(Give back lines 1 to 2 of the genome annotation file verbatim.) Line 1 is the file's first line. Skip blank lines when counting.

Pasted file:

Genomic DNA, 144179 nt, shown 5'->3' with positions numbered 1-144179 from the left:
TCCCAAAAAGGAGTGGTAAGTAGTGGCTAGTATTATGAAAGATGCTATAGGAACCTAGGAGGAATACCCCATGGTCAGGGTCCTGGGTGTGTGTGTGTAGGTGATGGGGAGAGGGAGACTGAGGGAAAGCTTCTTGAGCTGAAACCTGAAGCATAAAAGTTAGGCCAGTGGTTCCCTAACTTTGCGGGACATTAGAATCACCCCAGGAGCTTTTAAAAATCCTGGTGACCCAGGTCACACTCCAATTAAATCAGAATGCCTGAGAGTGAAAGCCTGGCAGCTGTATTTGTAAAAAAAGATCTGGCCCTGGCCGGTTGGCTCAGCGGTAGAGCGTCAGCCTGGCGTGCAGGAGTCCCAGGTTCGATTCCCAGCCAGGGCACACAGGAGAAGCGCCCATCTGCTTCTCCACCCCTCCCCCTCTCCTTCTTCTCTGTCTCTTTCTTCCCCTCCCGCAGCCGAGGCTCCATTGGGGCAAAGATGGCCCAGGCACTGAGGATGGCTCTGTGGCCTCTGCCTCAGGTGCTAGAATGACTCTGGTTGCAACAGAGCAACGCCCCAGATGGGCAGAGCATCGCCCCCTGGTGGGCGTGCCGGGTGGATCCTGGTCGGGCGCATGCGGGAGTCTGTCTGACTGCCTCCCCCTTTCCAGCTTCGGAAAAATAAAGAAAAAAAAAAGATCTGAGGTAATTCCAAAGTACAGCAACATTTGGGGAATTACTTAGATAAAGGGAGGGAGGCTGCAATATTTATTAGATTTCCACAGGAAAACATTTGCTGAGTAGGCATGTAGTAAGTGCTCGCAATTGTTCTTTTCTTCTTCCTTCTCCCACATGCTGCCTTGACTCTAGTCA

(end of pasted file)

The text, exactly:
Genomic DNA, 144179 nt, shown 5'->3' with positions numbered 1-144179 from the left:
TCCCAAAAAGGAGTGGTAAGTAGTGGCTAGTATTATGAAAGATGCTATAGGAACCTAGGAGGAATACCCCATGGTCAGGGTCCTGGGTGTGTGTGTGTAGGTGATGGGGAGAGGGAGACTGAGGGAAAGCTTCTTGAGCTGAAACCTGAAGCATAAAAGTTAGGCCAGTGGTTCCCTAACTTTGCGGGACATTAGAATCACCCCAGGAGCTTTTAAAAATCCTGGTGACCCAGGTCACACTCCAATTAAATCAGAATGCCTGAGAGTGAAAGCCTGGCAGCTGTATTTGTAAAAAAAGATCTGGCCCTGGCCGGTTGGCTCAGCGGTAGAGCGTCAGCCTGGCGTGCAGGAGTCCCAGGTTCGATTCCCAGCCAGGGCACACAGGAGAAGCGCCCATCTGCTTCTCCACCCCTCCCCCTCTCCTTCTTCTCTGTCTCTTTCTTCCCCTCCCGCAGCCGAGGCTCCATTGGGGCAAAGATGGCCCAGGCACTGAGGATGGCTCTGTGGCCTCTGCCTCAGGTGCTAGAATGACTCTGGTTGCAACAGAGCAACGCCCCAGATGGGCAGAGCATCGCCCCCTGGTGGGCGTGCCGGGTGGATCCTGGTCGGGCGCATGCGGGAGTCTGTCTGACTGCCTCCCCCTTTCCAGCTTCGGAAAAATAAAGAAAAAAAAAAGATCTGAGGTAATTCCAAAGTACAGCAACATTTGGGGAATTACTTAGATAAAGGGAGGGAGGCTGCAATATTTATTAGATTTCCACAGGAAAACATTTGCTGAGTAGGCATGTAGTAAGTGCTCGCAATTGTTCTTTTCTTCTTCCTTCTCCCACATGCTGCCTTGACTCTAGTCA